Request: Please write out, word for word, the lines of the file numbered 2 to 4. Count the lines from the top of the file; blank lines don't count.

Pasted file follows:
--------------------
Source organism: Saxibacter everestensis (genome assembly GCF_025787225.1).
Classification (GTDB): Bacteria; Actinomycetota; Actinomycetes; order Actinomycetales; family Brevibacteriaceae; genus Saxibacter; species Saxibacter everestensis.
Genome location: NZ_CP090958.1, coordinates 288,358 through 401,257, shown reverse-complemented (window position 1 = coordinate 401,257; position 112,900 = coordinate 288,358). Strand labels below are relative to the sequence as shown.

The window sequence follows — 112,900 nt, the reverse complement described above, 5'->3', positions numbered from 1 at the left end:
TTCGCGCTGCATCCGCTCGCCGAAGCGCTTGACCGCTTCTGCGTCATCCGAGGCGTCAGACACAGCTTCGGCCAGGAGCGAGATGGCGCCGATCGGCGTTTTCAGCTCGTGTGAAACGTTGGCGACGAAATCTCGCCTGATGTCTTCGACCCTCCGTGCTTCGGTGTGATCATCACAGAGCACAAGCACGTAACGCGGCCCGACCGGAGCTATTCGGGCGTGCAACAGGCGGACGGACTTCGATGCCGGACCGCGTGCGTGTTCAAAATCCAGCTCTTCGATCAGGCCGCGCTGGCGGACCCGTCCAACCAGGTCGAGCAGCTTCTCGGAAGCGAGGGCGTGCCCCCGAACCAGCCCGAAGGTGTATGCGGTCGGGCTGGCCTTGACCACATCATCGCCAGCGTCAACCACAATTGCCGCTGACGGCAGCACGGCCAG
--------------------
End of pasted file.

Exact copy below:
Classification (GTDB): Bacteria; Actinomycetota; Actinomycetes; order Actinomycetales; family Brevibacteriaceae; genus Saxibacter; species Saxibacter everestensis.
Genome location: NZ_CP090958.1, coordinates 288,358 through 401,257, shown reverse-complemented (window position 1 = coordinate 401,257; position 112,900 = coordinate 288,358). Strand labels below are relative to the sequence as shown.

The window sequence follows — 112,900 nt, the reverse complement described above, 5'->3', positions numbered from 1 at the left end: